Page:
Ask Amy: A woman with wheels wants to pay for travel

Dear Amy: I have traveled to meet a wonderful man that I am really anxious to get to know better. I paid for the first trip to visit him.

He sent me a check for the upcoming second trip to visit him.

I am so excited to see him on this next trip, but I’m hesitant to cash the check.

I am leaning toward not cashing the check and just paying for this second trip on my own.

The check is from his and his wife’s joint account, which they still share.

I am a very independent woman. I work hard and have been a very private person since my divorce 18 years ago.

I have no regrets in life, but feel if I cash this check, I will have one.

I have no drama in my life. I worry that this ex will make drama.

I do not need her in my business.

How can I express myself and return this check on my next visit?

— Stumped

Dear Stumped: Whenever your gut tells you to put the brakes on — even if you’re not sure why — you will be wise to pay attention.

Hard-working and independent adults pay for their own trips. Doing so puts you in the driver’s seat of your own life (making it much easier to apply those brakes, if it comes to that).

If you want to travel to see him, then do it!

When it comes to expressing yourself to Mr. Wonder Guy, try this as an ice breaker: “I’m curious: Why do you and your ex-wife maintain a joint checking account?”

If I were you, I’d wonder if this man is actually and officially divorced.

In the future, if you choose to accept money from him, you can let him know that there are many ways to offer reimbursement for an expense — aside from writing a personal check, which would expose your identity to the other account holder.

One way to even out this financial commitment would be for him to visit you, on his dime.

Dear Amy: I moved to a retirement community several years ago. A mixture of couples and singles live here.

Over time I’ve become assimilated into the community.

I’ve met someone who hasn’t been alone as long as I have. I met him in the major corridor of our complex. I put on my best smile and introduced myself. He is ruggedly handsome, walks with a confident swagger, and has a great and engaging personality.

I wondered why he didn’t seem to be attached to any of the attractive women who live here. He is popular with men and women, and I know there are other ladies here who would like his attention.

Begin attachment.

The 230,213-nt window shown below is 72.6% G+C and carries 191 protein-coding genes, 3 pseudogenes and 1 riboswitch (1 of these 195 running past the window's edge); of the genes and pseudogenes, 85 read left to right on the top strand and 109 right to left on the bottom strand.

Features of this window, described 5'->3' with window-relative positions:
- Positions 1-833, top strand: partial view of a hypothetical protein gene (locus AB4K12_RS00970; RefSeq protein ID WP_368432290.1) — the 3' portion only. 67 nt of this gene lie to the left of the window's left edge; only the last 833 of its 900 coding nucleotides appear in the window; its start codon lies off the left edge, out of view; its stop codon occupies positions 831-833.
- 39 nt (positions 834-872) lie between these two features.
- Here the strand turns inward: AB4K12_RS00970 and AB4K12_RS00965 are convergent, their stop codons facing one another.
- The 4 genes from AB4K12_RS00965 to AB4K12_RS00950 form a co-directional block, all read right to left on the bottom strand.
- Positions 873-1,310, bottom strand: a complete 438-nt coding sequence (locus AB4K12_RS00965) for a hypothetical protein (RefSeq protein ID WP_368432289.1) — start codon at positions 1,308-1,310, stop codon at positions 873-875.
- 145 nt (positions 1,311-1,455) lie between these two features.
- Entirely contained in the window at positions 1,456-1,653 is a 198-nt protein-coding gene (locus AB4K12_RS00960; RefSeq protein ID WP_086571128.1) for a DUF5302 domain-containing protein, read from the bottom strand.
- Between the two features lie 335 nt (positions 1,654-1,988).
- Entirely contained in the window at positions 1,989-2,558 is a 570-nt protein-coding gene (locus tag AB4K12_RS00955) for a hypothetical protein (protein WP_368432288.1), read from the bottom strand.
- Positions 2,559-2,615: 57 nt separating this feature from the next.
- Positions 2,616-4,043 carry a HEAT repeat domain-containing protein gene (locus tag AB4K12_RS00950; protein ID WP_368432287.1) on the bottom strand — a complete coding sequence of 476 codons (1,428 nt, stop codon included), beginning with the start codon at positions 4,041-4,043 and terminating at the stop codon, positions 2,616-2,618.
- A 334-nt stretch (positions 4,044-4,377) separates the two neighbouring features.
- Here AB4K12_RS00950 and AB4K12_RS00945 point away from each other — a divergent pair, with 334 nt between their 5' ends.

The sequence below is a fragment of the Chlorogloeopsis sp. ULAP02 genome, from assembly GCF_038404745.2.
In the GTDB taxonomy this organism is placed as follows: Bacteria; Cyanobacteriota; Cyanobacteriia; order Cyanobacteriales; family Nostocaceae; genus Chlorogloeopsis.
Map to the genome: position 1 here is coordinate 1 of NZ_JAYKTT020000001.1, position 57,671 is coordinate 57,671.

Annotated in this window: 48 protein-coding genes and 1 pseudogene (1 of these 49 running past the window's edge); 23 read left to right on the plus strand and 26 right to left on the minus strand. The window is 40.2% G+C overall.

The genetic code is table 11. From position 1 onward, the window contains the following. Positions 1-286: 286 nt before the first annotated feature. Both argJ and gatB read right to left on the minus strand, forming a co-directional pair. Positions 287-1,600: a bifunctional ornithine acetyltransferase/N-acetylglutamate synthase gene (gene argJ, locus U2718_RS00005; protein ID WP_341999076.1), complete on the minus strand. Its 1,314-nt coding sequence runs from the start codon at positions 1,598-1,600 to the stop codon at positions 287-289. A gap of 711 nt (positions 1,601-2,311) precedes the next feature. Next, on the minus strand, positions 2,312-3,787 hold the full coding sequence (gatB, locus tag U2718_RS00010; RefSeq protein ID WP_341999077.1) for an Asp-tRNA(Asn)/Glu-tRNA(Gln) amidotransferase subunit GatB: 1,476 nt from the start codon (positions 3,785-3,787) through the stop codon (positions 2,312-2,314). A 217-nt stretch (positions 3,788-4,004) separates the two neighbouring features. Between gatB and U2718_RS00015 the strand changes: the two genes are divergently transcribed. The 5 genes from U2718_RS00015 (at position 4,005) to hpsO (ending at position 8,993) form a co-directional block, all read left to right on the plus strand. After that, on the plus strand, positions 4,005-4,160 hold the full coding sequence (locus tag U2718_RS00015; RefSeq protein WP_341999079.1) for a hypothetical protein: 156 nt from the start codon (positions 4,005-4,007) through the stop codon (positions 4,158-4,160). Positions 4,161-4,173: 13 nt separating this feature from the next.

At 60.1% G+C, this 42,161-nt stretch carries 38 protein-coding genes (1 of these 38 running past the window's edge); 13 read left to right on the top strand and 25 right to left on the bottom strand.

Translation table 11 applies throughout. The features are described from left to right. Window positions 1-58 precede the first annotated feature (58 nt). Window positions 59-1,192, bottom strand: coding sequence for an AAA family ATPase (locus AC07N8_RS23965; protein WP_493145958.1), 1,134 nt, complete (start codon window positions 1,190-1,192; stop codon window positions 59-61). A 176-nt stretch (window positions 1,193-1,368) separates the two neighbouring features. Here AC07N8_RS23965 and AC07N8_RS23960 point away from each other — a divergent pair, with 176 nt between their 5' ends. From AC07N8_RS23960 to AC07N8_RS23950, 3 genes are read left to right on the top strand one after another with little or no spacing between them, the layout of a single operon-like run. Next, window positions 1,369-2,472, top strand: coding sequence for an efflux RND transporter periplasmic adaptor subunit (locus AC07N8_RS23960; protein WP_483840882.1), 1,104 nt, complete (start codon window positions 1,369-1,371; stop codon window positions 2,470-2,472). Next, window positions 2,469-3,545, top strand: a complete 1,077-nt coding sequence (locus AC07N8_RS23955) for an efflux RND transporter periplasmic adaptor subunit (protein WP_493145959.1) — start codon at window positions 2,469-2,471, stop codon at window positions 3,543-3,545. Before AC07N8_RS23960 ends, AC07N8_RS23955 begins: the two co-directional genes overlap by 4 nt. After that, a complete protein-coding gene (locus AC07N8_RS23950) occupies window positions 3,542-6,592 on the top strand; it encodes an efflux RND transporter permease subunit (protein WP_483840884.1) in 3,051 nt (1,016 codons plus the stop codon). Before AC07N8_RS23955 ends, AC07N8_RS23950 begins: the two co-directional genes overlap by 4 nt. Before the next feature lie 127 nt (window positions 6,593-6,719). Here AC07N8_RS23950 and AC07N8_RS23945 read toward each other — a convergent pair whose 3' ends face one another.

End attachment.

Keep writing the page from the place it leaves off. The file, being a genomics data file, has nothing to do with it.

We have become close. We share many common interests. He is loving, tender, and considerate of my feelings and needs.

My problem is that I’ve fallen in love with him, however, I don’t want to be hurt if he doesn’t totally feel the way I do.

I’m afraid I might lose him! I’m afraid of being hurt.

I’d like your advice on whether I should break this off and take my emotional lumps now or stay and keep him happy.

— Senior Single

Dear Senior: My understanding about some retirement communities is that they can be hotbeds of … hot beds.

Your experience of meeting your guy in the hallway and perhaps being in competition with other women reminds me that attraction will always — to varying degrees — pull any of us right back to high school.

And, just like affairs earlier in your life, the feeling of love and attraction leads to extreme vulnerability.

You are afraid of losing him. You are afraid of being hurt.

I would venture that both of these things are inevitable, because as you age the reality of loss grows closer.

You should talk to this man about your relationship. What does he want, and what do you want? Does he want to be in an exclusive relationship? Do you?

I’d offer one correction: You ask whether you should “stay and keep him happy.”

You should only stay in the relationship as long as it keeps you happy.

Dear Amy: Is there a new or substitute writer for your column?

The replies have become noticeably less angry, newly apolitical, and actually helpful and kind.

— Bob

Dear Bob: I am the only writer for this column, which I have been writing for 20 years now.

Thank you for delivering one of the most backhanded compliments I’ve ever received.

(You can email Amy Dickinson at [email protected] or send a letter to Ask Amy, P.O. Box 194, Freeville, NY 13068. You can also follow her on Twitter @askingamy or Facebook.)

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